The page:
August 15, 2012
The HSUS Disappointed in Md. General Assembly’s Failure to Remedy Impacts of Dog Ruling
Lawmakers deny relief for tens of thousands of Marylanders during special session
The Humane Society of the United States expresses disappointment in the Maryland General Assembly for failing to take definitive action to relieve the uncertainty that has faced dog owners, landlords, property owners, veterinary clinics and other small businesses since the controversial Maryland Court of Appeals ruling that pit bull type dogs are “inherently dangerous” in late April. The Senate and House of Delegates passed separate bills seeking to clarify the situation for dog owners, but failed to pass a final bill before the special session adjourned this week.
As a result of the Court of Appeals decision, animal shelters braced for an influx of pit bull type dogs, landlords sent warning notices to renters with pit bull type dogs, condo associations considered changing their policies, and local governments scrambled to protect themselves from liability at city dog parks and other public spaces. The ruling has forced many Maryland residents to choose between their homes and their beloved pets, and has forced landlords and property managers to try to determine whether dogs are pit bulls or not. With the General Assembly’s inaction, these impacts are expected to multiply.
“It is extremely disappointing that Maryland lawmakers failed to pass even a stop-gap measure relieving the emergency situation people are facing across the state,” said Tami Santelli, Maryland senior state director for The HSUS. “Due to their inaction, thousands of Maryland families may be forced to choose either their dogs or their homes in the next four months, until the General Assembly comes back in January.”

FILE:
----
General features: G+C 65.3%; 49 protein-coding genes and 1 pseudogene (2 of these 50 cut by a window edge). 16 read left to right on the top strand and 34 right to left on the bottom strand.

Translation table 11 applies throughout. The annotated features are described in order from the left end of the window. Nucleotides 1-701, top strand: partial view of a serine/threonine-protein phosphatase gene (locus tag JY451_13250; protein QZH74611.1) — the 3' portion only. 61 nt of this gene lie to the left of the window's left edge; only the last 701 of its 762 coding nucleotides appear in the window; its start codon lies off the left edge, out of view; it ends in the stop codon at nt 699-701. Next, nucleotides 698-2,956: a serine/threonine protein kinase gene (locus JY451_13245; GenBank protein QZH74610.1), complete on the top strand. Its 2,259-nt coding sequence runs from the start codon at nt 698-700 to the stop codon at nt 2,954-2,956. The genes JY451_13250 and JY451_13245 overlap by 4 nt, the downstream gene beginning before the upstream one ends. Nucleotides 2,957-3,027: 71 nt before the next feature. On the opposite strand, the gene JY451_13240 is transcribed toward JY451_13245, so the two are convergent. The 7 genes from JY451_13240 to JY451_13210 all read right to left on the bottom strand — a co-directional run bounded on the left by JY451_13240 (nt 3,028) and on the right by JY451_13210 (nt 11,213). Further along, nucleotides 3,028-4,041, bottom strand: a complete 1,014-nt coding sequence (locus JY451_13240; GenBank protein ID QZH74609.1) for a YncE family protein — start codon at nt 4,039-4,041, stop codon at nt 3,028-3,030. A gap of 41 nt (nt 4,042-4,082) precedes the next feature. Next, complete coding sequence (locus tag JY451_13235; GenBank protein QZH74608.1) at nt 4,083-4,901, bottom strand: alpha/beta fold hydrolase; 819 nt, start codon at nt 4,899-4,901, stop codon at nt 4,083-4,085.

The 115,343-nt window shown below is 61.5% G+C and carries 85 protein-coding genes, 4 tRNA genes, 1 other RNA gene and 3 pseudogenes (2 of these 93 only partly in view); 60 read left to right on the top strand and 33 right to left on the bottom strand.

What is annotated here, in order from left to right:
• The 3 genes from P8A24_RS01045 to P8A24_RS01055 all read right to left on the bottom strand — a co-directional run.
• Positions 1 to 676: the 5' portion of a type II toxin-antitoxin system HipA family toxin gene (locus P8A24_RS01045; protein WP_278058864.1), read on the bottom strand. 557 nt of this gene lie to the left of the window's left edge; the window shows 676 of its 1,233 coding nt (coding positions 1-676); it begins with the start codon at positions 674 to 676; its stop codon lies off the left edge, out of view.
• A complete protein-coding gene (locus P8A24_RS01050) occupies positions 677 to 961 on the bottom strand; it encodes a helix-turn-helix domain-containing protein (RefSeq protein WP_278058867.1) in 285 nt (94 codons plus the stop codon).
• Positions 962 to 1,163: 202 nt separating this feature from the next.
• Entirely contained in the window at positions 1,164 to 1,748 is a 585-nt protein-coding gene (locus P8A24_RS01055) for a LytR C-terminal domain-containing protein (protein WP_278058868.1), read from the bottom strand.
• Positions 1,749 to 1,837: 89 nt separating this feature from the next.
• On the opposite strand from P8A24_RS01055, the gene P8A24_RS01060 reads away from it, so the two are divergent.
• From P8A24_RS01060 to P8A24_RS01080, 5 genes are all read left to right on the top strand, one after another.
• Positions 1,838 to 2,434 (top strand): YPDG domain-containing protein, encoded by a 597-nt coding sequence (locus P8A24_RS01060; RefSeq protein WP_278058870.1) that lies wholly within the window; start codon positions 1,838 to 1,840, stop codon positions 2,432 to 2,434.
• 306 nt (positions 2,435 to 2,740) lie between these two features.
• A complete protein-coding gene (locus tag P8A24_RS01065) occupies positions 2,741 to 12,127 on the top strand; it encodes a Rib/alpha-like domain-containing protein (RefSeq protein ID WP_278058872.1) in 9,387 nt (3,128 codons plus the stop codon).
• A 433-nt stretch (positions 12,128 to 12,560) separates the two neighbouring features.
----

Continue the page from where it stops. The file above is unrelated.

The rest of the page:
Sen. Brian Frosh, D-Montgomery, and Delegate Curt Anderson, D-Baltimore City, introduced Senate Bill 2/House Bill 2 after the governor appointed a joint legislative task force in May to study the court ruling and make recommendations to the General Assembly. This legislation would have reversed the court’s breed-specific rule, removed the strict liability imposed on landlords and other third parties, and held all dog owners responsible if their dog injures someone while it is running at large, regardless of breed or type of dog.
The Maryland Attorney General has found that the ruling is not in effect while a motion requesting the Court of Appeals to reconsider its decision is still pending. It is possible that the court may meet as soon as this week to act on the motion. With no action taken during this special session, the next opportunity for lawmakers to act on this issue won’t be until the General Assembly convenes its regular session in January 2013. The HSUS urges lawmakers to pass comprehensive legislation during the 2013 regular session not only to address dog bite liability but also put in place measures to prevent dog bites in the first place.
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